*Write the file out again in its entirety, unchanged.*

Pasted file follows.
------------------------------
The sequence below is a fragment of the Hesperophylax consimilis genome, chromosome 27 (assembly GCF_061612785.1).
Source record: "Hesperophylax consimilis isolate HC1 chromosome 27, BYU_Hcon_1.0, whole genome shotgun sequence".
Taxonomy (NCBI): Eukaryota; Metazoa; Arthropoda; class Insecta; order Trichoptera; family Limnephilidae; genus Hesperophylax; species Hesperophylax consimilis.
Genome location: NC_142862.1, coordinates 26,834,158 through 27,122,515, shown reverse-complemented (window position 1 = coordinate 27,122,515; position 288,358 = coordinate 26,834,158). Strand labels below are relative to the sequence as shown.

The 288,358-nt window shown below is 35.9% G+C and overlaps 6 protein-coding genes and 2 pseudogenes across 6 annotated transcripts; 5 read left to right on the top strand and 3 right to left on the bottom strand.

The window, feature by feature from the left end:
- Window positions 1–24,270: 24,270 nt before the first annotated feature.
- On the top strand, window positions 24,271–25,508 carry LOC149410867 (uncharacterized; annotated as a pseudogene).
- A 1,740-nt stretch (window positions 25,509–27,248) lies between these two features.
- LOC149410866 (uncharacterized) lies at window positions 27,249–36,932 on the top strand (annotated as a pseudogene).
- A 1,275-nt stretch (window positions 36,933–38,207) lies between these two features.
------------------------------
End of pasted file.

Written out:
The sequence below is a fragment of the Hesperophylax consimilis genome, chromosome 27 (assembly GCF_061612785.1).
Source record: "Hesperophylax consimilis isolate HC1 chromosome 27, BYU_Hcon_1.0, whole genome shotgun sequence".
Taxonomy (NCBI): Eukaryota; Metazoa; Arthropoda; class Insecta; order Trichoptera; family Limnephilidae; genus Hesperophylax; species Hesperophylax consimilis.
Genome location: NC_142862.1, coordinates 26,834,158 through 27,122,515, shown reverse-complemented (window position 1 = coordinate 27,122,515; position 288,358 = coordinate 26,834,158). Strand labels below are relative to the sequence as shown.

The 288,358-nt window shown below is 35.9% G+C and overlaps 6 protein-coding genes and 2 pseudogenes across 6 annotated transcripts; 5 read left to right on the top strand and 3 right to left on the bottom strand.

The window, feature by feature from the left end:
- Window positions 1–24,270: 24,270 nt before the first annotated feature.
- On the top strand, window positions 24,271–25,508 carry LOC149410867 (uncharacterized; annotated as a pseudogene).
- A 1,740-nt stretch (window positions 25,509–27,248) lies between these two features.
- LOC149410866 (uncharacterized) lies at window positions 27,249–36,932 on the top strand (annotated as a pseudogene).
- A 1,275-nt stretch (window positions 36,933–38,207) lies between these two features.